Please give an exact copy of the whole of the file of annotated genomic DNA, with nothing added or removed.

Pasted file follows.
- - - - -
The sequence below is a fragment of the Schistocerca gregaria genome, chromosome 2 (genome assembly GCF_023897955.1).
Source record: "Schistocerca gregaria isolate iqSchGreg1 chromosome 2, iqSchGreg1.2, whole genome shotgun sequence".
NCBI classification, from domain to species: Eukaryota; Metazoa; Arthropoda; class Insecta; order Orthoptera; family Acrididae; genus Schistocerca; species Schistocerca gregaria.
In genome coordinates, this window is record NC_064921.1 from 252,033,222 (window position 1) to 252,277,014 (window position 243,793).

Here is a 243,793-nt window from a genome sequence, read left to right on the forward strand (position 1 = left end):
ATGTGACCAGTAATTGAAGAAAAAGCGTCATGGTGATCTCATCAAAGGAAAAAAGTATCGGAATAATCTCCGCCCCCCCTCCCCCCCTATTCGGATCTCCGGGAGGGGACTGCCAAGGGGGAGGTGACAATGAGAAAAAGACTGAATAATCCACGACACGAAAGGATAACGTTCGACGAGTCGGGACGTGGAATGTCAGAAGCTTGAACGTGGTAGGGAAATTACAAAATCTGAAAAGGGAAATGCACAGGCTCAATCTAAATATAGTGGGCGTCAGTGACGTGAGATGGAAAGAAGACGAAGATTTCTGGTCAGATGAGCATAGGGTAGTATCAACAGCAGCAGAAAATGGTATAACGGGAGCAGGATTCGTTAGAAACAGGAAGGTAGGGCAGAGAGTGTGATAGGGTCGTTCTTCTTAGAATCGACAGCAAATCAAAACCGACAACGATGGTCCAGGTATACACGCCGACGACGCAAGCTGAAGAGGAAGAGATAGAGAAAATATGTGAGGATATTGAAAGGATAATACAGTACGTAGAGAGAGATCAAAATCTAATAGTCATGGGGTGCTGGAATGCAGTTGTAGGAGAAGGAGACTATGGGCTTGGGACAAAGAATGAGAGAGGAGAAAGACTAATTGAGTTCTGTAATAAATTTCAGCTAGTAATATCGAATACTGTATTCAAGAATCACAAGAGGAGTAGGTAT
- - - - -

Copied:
The sequence below is a fragment of the Schistocerca gregaria genome, chromosome 2 (genome assembly GCF_023897955.1).
Source record: "Schistocerca gregaria isolate iqSchGreg1 chromosome 2, iqSchGreg1.2, whole genome shotgun sequence".
NCBI classification, from domain to species: Eukaryota; Metazoa; Arthropoda; class Insecta; order Orthoptera; family Acrididae; genus Schistocerca; species Schistocerca gregaria.
In genome coordinates, this window is record NC_064921.1 from 252,033,222 (window position 1) to 252,277,014 (window position 243,793).

Here is a 243,793-nt window from a genome sequence, read left to right on the forward strand (position 1 = left end):
ATGTGACCAGTAATTGAAGAAAAAGCGTCATGGTGATCTCATCAAAGGAAAAAAGTATCGGAATAATCTCCGCCCCCCCTCCCCCCCTATTCGGATCTCCGGGAGGGGACTGCCAAGGGGGAGGTGACAATGAGAAAAAGACTGAATAATCCACGACACGAAAGGATAACGTTCGACGAGTCGGGACGTGGAATGTCAGAAGCTTGAACGTGGTAGGGAAATTACAAAATCTGAAAAGGGAAATGCACAGGCTCAATCTAAATATAGTGGGCGTCAGTGACGTGAGATGGAAAGAAGACGAAGATTTCTGGTCAGATGAGCATAGGGTAGTATCAACAGCAGCAGAAAATGGTATAACGGGAGCAGGATTCGTTAGAAACAGGAAGGTAGGGCAGAGAGTGTGATAGGGTCGTTCTTCTTAGAATCGACAGCAAATCAAAACCGACAACGATGGTCCAGGTATACACGCCGACGACGCAAGCTGAAGAGGAAGAGATAGAGAAAATATGTGAGGATATTGAAAGGATAATACAGTACGTAGAGAGAGATCAAAATCTAATAGTCATGGGGTGCTGGAATGCAGTTGTAGGAGAAGGAGACTATGGGCTTGGGACAAAGAATGAGAGAGGAGAAAGACTAATTGAGTTCTGTAATAAATTTCAGCTAGTAATATCGAATACTGTATTCAAGAATCACAAGAGGAGTAGGTAT